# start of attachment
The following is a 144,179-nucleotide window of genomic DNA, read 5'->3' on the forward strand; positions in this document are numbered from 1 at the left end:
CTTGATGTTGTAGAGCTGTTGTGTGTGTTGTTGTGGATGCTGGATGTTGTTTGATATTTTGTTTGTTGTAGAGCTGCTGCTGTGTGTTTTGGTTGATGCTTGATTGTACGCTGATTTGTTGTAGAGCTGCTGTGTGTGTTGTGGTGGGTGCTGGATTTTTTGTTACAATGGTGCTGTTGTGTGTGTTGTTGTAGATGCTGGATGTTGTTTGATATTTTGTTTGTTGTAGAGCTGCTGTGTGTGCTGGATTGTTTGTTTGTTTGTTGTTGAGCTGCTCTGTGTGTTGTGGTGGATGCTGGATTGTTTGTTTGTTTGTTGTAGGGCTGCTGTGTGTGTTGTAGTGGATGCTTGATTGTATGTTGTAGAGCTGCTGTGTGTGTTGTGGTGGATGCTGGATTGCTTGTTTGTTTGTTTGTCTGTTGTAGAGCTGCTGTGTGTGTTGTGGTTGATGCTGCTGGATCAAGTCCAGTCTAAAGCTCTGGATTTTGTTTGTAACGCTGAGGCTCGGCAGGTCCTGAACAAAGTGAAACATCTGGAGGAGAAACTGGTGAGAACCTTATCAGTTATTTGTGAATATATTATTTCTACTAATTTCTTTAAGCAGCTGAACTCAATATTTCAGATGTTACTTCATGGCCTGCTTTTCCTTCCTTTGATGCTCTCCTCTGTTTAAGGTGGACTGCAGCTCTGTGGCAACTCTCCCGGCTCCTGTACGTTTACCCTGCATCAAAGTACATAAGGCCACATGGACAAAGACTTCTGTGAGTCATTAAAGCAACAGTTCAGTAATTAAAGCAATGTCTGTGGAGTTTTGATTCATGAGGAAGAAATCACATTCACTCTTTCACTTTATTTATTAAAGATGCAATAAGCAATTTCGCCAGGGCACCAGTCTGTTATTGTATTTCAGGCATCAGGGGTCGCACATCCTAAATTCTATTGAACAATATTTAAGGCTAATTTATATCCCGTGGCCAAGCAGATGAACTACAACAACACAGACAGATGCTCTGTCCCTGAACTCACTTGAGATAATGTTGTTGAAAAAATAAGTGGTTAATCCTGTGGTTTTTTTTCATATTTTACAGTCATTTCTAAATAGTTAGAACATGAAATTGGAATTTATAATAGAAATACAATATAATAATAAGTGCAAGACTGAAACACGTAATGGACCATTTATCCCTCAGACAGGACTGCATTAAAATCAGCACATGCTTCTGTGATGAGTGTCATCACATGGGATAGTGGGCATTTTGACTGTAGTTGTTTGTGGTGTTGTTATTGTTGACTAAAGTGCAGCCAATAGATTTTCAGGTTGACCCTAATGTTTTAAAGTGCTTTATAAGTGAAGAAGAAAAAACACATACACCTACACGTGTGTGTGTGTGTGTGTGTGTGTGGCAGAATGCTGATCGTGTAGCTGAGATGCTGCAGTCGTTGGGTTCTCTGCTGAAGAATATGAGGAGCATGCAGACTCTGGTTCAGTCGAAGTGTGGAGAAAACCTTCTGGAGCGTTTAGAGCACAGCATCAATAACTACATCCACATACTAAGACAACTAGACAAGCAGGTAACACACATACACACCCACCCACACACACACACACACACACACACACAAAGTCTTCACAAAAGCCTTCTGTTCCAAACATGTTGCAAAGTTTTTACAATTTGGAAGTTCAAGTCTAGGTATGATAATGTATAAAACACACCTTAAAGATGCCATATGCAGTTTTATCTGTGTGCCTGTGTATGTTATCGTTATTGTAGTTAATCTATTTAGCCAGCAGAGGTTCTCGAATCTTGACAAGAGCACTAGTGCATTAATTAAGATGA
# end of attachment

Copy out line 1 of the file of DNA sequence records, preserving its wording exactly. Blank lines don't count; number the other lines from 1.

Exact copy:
The following is a 144,179-nucleotide window of genomic DNA, read 5'->3' on the forward strand; positions in this document are numbered from 1 at the left end: